Activist Elvira Arellano Paroled After Illegally Entering Country in Immigration Protest

| by Allison Geller

Mexican immigrant and rights activist Elvira Arellano has been granted parole by U.S. immigration authorities after reentering the country in an act of protest. Arellano was deported after years of living in the country illegally, including a year spent with her son in a Chicago church.

Arellano gained worldwide attention when she sought sanctuary in a Chicago church in 2006. Immigration officials had been trying to send Arellano back to her native Mexico since 2002, when she was caught in an Immigrations and Customs Enforcement sweep of Chicago O’Hare Airport, where she cleaned planes. In 2006, she was named Time Magazine's “Person of The Year.”

She returned to her hometown of San Miguel Curahuango Maravatio in the state of Michoacán in 2007, where she was deported without her American-born son. Continuing her activism work, Arellano became not only an advocate for immigration reform with global reach, but also a voice for the rights of immigrants from Central America traveling through Mexico to reach the United States.

Arellano returned to the U.S. illegally this week with her Mexican-born 5-month-old son and 20 other immigrants in an act of protest against immigration policy. Most of the protesters were like Arellano — parents with young children, and not “dreamers” as in previous border-crossing protests.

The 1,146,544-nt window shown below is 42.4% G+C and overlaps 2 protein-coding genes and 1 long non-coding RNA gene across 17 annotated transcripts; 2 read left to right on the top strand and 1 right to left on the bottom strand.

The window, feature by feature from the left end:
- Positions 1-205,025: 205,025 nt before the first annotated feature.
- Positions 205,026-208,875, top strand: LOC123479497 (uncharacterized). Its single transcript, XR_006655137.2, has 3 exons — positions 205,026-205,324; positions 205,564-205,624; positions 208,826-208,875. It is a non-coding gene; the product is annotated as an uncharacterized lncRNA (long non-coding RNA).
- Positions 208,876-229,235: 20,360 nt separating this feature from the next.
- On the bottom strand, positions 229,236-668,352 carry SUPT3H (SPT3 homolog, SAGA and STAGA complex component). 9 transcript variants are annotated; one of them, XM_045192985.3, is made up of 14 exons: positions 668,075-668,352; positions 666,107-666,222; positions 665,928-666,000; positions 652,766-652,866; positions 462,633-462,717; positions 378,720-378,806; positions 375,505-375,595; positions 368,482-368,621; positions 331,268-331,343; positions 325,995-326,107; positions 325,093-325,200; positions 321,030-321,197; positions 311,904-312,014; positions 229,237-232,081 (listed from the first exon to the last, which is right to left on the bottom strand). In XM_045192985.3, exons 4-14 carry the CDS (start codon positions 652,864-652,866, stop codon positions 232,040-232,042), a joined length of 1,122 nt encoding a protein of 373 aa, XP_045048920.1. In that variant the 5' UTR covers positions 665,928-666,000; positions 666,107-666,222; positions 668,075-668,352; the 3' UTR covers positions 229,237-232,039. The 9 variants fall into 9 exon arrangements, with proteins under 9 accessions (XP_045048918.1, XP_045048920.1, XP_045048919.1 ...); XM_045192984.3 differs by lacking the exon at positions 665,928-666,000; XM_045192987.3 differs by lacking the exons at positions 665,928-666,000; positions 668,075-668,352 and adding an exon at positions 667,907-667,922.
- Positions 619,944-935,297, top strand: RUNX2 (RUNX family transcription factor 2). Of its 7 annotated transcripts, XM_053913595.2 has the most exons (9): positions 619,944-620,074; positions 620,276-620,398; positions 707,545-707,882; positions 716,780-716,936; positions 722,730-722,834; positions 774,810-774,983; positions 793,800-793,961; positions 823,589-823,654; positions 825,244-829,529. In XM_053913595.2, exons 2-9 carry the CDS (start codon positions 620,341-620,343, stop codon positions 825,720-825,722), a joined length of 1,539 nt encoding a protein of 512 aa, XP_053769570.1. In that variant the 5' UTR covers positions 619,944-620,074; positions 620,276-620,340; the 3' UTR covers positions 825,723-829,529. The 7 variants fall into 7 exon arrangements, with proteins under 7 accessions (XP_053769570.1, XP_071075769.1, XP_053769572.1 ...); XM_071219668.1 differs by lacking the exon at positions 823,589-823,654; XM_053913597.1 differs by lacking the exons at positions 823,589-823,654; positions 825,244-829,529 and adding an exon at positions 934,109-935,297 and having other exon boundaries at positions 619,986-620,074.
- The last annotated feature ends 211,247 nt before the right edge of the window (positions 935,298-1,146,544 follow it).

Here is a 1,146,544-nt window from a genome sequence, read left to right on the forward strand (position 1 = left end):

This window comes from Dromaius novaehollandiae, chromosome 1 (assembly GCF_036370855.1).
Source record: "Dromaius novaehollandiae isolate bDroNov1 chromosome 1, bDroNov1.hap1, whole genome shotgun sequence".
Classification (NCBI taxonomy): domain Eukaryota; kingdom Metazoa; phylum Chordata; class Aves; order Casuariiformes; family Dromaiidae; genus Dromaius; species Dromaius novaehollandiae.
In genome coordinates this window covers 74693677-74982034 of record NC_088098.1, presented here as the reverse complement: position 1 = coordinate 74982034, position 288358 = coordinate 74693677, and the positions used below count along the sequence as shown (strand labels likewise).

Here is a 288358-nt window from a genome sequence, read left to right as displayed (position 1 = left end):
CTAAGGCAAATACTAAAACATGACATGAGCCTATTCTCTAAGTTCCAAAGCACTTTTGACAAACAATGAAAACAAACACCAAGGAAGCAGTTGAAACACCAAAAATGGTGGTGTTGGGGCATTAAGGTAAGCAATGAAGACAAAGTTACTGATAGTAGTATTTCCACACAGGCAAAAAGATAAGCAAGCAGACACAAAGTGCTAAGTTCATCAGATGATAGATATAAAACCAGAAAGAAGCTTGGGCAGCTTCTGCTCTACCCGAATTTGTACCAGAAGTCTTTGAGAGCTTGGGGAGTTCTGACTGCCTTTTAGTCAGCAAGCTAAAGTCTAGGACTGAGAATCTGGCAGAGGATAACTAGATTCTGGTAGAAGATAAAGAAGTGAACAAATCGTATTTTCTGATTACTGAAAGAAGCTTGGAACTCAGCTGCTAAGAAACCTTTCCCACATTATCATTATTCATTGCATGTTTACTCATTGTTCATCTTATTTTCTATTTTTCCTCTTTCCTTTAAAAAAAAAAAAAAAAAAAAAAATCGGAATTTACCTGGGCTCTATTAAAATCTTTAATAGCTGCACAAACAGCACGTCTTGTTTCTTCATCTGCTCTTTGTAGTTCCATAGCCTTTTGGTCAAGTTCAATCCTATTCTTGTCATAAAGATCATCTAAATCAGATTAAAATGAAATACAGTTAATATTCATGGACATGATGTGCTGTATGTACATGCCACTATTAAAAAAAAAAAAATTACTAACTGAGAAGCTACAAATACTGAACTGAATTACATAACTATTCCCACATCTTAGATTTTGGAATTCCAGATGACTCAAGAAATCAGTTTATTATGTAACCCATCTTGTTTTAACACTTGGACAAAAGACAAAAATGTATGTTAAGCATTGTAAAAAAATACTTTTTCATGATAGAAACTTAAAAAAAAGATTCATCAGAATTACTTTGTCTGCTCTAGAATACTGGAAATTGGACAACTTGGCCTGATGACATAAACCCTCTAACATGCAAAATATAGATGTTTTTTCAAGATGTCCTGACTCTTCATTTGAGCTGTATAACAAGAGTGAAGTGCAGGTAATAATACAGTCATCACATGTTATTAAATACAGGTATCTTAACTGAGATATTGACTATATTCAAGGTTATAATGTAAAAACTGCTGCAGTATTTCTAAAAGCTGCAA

Arellano requested asylum Tuesday.

"I am requesting asylum in the United States on humanitarian grounds, because I am a defender of human rights in Mexico and I have received kidnapping and violence threats," Arellano said before entering the U.S. "But more importantly, because they have separated my son for his chance to have a good upbringing."

Arellano was released from ICE custody in San Diego and was paroled Thursday, two days after requesting asylum. It is unclear how many others from the group of 20 were paroled.

An immigration judge will decide Arellano’s case, an ICE spokeswoman told the Associated Press.

"We are pleased to be here with friends who have helped us," Arellano said after her release. "We are going to continue fighting for other fathers and mothers to also be freed."

Sources: TIME, Chicago Reporter, Associated Press (2)